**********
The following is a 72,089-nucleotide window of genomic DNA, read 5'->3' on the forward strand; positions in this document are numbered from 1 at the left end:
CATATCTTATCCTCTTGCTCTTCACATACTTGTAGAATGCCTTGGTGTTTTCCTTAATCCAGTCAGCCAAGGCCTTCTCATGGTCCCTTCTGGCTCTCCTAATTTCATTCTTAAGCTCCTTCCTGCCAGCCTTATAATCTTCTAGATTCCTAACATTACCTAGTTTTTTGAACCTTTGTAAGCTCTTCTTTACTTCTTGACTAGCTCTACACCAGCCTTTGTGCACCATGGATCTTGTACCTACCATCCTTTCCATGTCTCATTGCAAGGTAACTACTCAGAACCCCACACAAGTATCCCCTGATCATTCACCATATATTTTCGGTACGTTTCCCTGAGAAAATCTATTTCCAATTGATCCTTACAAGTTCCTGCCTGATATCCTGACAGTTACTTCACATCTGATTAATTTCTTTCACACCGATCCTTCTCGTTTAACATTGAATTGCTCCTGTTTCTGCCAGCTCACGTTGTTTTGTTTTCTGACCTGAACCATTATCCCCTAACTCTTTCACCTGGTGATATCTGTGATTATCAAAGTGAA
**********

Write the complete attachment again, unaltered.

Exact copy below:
The following is a 72,089-nucleotide window of genomic DNA, read 5'->3' on the forward strand; positions in this document are numbered from 1 at the left end:
CATATCTTATCCTCTTGCTCTTCACATACTTGTAGAATGCCTTGGTGTTTTCCTTAATCCAGTCAGCCAAGGCCTTCTCATGGTCCCTTCTGGCTCTCCTAATTTCATTCTTAAGCTCCTTCCTGCCAGCCTTATAATCTTCTAGATTCCTAACATTACCTAGTTTTTTGAACCTTTGTAAGCTCTTCTTTACTTCTTGACTAGCTCTACACCAGCCTTTGTGCACCATGGATCTTGTACCTACCATCCTTTCCATGTCTCATTGCAAGGTAACTACTCAGAACCCCACACAAGTATCCCCTGATCATTCACCATATATTTTCGGTACGTTTCCCTGAGAAAATCTATTTCCAATTGATCCTTACAAGTTCCTGCCTGATATCCTGACAGTTACTTCACATCTGATTAATTTCTTTCACACCGATCCTTCTCGTTTAACATTGAATTGCTCCTGTTTCTGCCAGCTCACGTTGTTTTGTTTTCTGACCTGAACCATTATCCCCTAACTCTTTCACCTGGTGATATCTGTGATTATCAAAGTGAA